|Publication number||US7784139 B2|
|Application number||US 11/051,312|
|Publication date||Aug 31, 2010|
|Filing date||Feb 4, 2005|
|Priority date||Feb 4, 2004|
|Also published as||CA2554972A1, CA2554972C, DE602005006526D1, EP1711098A1, EP1711098B1, US20050229340, WO2005077244A1|
|Publication number||051312, 11051312, US 7784139 B2, US 7784139B2, US-B2-7784139, US7784139 B2, US7784139B2|
|Inventors||Michael M. Sawalski, Jeffrey L. Harwig, Stephen B. Leonard, Kathleen M. Laru, Mark M. Gipp, Thomas Jaworski|
|Original Assignee||S.C. Johnson & Son, Inc.|
|Export Citation||BiBTeX, EndNote, RefMan|
|Patent Citations (43), Referenced by (7), Classifications (33), Legal Events (2) |
|External Links: USPTO, USPTO Assignment, Espacenet|
Surface treating device with cartridge-based cleaning system
US 7784139 B2
A cartridge is disclosed comprising a reel-to-reel roll of cleaning material, for use in a hand-held or robotic cleaning device. The cartridge provides either an electrostatic dust cloth or wet mop, and includes a fluid reservoir for maintaining the wet mop cloth during use. A dust bin is also provided on the cartridge, and includes a hinged lid for providing selective access to the dust inside of the bin. A motor, optical sensor, and fluid pump inside of a cleaning apparatus control the operation of the reel-to-reel cloth, and control fluid delivery to the wet cloth.
1. A robotic surface treating device, comprising:
a housing including an aperture sized and dimensioned to receive a cleaning cartridge;
a sweeper brush coupled to the housing; and
a cleaning cartridge comprising:
a supply reel coupled to a first axle;
a take-up reel coupled to another axle; and
a roll of sheet cleaning material mounted on the reels; and
a dust bin positioned between the sweeper brush and the roll of sheet cleaning material, the dust bin having a lid mounted thereon suitable to automatically pivot from a closed position to an open position as the lid moves into the cleaning device, and suitable to automatically pivot from an open position to a closed position as the lid moves out of the cleaning device;
wherein the housing is configured to force open the lid as the dust bin moves into the cleaning device;
wherein there are means for moving said cleaning material relative to the surface to be treated; and
whereby the device is suitable to cause particulate matter on the surface to be removed from the surface and sent to the dust bin before the sheet cleaning material passes over where that particulate matter was previously on the surface.
2. The robotic surface treating device as defined in claim 1, further comprising a pump for delivering a fluid onto the sheet cleaning material.
3. The robotic surface treating device as defined in claim 1
, wherein there is also a flexible blade;
wherein there is also a ratchet linked to the take-up reel to permit the sheet of cleaning material to move onto the take-up reel, but to restrict movement of a used portion of the sheet of cleaning material, if present, back off the take-up reel; and
wherein the dust bin is positioned rearward of the flexible blade and forward of the roll.
4. The robotic surface treating device as defined in claim 3, further comprising a platen extending from a bottom surface of the cartridge, the roll of cleaning material extending by the platen between the supply reel and the take-up reel.
5. The robotic surface treating device as defined in claim 4, further comprising a fluid inlet port for receiving a fluid supply.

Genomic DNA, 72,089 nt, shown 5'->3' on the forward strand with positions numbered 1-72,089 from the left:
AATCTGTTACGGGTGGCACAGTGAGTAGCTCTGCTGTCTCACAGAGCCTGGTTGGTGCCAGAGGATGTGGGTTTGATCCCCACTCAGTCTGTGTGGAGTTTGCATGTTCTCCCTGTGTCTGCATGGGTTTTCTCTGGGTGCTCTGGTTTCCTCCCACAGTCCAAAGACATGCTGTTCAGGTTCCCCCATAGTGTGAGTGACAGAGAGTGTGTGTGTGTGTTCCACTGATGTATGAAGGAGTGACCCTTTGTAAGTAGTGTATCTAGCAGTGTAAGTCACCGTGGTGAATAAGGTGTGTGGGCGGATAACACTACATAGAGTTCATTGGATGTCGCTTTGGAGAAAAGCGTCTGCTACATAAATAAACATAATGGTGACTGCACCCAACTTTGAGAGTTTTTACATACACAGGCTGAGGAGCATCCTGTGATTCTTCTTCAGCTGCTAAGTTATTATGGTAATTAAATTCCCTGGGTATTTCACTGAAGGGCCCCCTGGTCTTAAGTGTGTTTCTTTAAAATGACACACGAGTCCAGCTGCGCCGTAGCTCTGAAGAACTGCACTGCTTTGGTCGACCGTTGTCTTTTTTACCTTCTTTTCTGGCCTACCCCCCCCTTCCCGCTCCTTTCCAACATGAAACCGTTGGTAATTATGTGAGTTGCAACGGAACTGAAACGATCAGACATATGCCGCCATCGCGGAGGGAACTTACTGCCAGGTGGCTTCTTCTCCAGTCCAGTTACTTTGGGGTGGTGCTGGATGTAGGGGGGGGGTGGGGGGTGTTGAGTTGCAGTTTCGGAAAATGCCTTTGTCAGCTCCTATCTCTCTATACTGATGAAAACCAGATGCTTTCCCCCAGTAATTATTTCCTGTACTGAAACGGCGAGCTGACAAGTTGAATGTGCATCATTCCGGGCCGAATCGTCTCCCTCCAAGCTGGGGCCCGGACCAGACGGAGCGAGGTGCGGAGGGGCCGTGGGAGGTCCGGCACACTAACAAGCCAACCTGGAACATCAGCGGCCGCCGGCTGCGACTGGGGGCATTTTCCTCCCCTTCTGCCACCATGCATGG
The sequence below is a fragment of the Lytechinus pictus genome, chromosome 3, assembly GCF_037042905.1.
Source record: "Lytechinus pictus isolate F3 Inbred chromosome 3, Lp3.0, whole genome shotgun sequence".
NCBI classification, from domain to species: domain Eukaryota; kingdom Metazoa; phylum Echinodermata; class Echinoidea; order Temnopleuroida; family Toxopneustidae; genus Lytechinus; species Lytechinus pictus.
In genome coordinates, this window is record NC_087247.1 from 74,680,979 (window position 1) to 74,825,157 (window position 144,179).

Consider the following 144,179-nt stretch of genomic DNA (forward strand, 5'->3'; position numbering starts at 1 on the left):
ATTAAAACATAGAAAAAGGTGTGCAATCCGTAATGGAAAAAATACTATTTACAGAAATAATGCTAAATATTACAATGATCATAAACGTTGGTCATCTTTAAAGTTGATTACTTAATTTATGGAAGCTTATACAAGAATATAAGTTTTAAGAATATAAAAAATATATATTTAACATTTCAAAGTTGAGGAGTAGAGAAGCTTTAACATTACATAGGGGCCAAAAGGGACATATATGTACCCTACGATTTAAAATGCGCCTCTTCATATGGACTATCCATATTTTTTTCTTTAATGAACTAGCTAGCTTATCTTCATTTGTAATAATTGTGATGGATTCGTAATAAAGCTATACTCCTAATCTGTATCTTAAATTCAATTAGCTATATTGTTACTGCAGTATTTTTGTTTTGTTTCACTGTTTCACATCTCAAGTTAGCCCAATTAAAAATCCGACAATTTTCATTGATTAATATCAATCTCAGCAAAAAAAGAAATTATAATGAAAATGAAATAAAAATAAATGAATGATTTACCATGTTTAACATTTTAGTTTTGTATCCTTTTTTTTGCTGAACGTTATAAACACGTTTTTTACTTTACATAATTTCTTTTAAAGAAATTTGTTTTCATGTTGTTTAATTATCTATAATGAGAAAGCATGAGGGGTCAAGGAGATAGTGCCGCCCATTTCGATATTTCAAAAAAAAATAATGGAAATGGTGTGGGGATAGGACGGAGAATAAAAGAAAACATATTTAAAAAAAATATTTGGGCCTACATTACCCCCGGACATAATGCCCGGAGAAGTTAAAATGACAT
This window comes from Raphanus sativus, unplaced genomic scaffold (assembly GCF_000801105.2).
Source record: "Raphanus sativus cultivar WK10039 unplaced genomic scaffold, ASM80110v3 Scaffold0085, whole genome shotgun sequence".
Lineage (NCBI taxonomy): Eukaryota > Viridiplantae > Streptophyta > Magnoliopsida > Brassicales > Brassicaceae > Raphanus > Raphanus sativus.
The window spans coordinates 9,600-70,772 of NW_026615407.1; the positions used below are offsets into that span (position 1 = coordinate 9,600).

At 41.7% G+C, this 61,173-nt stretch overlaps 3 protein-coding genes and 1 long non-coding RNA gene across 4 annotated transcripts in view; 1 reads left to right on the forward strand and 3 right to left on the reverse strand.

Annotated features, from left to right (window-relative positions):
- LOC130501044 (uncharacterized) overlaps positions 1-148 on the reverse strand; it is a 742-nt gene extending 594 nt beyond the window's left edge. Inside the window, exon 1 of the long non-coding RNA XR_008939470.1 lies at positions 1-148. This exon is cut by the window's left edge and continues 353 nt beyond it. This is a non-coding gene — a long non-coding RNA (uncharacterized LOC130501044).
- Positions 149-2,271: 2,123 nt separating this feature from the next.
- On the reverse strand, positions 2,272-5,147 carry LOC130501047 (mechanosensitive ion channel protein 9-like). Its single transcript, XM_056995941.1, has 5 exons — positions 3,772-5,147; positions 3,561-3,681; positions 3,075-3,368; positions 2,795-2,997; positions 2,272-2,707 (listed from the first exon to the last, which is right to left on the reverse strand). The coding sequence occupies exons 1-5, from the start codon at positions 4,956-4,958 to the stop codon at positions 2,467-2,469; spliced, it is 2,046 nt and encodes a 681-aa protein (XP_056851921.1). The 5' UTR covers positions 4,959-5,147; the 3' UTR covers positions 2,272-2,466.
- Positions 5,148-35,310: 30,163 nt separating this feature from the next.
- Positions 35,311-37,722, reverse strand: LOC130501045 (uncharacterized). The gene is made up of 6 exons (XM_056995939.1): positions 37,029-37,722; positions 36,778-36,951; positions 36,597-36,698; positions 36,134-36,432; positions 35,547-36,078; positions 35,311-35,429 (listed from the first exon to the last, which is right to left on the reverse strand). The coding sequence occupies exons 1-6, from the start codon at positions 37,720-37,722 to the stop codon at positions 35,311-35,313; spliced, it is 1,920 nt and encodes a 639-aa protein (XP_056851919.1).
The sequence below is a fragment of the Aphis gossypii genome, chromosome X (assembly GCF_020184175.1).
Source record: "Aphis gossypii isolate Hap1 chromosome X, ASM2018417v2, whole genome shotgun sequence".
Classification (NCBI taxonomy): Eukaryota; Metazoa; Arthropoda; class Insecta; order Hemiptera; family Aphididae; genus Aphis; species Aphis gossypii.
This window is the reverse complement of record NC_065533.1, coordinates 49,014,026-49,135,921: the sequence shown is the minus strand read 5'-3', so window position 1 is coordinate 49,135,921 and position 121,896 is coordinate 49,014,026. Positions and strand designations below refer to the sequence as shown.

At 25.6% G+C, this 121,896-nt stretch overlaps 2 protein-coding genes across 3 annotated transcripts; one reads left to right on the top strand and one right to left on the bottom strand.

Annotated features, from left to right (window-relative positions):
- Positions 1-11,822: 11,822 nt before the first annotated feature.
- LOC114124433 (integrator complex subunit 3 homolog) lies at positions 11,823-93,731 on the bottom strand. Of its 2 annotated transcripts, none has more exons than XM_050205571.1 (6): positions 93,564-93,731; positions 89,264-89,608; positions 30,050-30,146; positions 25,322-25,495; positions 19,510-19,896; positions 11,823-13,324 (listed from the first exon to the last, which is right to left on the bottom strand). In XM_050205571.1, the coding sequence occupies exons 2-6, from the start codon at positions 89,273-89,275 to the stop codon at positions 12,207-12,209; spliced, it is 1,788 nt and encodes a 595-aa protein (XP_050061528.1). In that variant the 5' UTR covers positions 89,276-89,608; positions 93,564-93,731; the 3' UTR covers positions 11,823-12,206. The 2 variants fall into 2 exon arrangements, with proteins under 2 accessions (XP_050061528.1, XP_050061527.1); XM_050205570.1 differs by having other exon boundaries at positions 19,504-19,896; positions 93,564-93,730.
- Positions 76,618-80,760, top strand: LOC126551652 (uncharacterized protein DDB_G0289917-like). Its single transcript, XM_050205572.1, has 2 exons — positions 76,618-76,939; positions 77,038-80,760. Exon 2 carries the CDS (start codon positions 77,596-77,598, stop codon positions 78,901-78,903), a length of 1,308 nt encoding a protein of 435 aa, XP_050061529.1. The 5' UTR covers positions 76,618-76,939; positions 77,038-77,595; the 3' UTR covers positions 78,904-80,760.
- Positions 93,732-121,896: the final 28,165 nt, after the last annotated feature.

6. The robotic surface treating device as defined in claim 4, wherein the flexible blade is suitable to direct dirt into the dust bin.
7. The robotic surface treating device as defined in claim 4, wherein the platen is compliant.
8. The robotic surface treating device as defined in claim 3, further comprising a fluid reservoir for providing a fluid to the roll of cleaning material.
9. The robotic surface treating device as defined in claim 3, further comprising a latching device for latching the cartridge into the housing.
10. The robotic surface treating device as defined in claim 3, wherein the cleaning material comprises an electrostatic dusting material.
11. The robotic surface treating device as defined in claim 3, wherein the cleaning material comprises a wet mop material.
12. A refill cleaning cartridge suitable for use with a robotic surface treating device of a type having a housing with an aperture sized and dimensioned to receive the cleaning cartridge, and a sweeper brush coupled to the housing, the refill cleaning cartridge comprising:
a supply reel coupled to a first axle;
a take-up reel coupled to another axle; and
a roll of sheet cleaning material mounted on the reels; and
a dust bin positionable between the sweeper brush and the roll of sheet cleaning material, the dust bin having a lid mounted thereon suitable to automatically pivot from a closed position to an open position as the lid moves into the housing of the cleaning device, and suitable to automatically pivot from an open position to a closed position as the lid moves out of the housing of the cleaning device;
wherein the lid is configured to be forced open as the dust bin moves into the housing of the cleaning device;
wherein there are means for moving said cleaning material relative to the surface to be treated; and
whereby the cartridge, when used with a robotic surface treating device, is suitable to cause particulate matter on the surface to be removed from the surface and sent to the dust bin before the sheet cleaning material passes over where that particulate matter was previously on the surface.
CROSS REFERENCE TO RELATED APPLICATIONS
This application claims priority to U.S. provisional application Ser. No. 60/542,115, filed Feb. 4, 2004.
STATEMENT REGARDING FEDERALLY SPONSORED RESEARCH/DEVELOPMENT
BACKGROUND OF THE INVENTION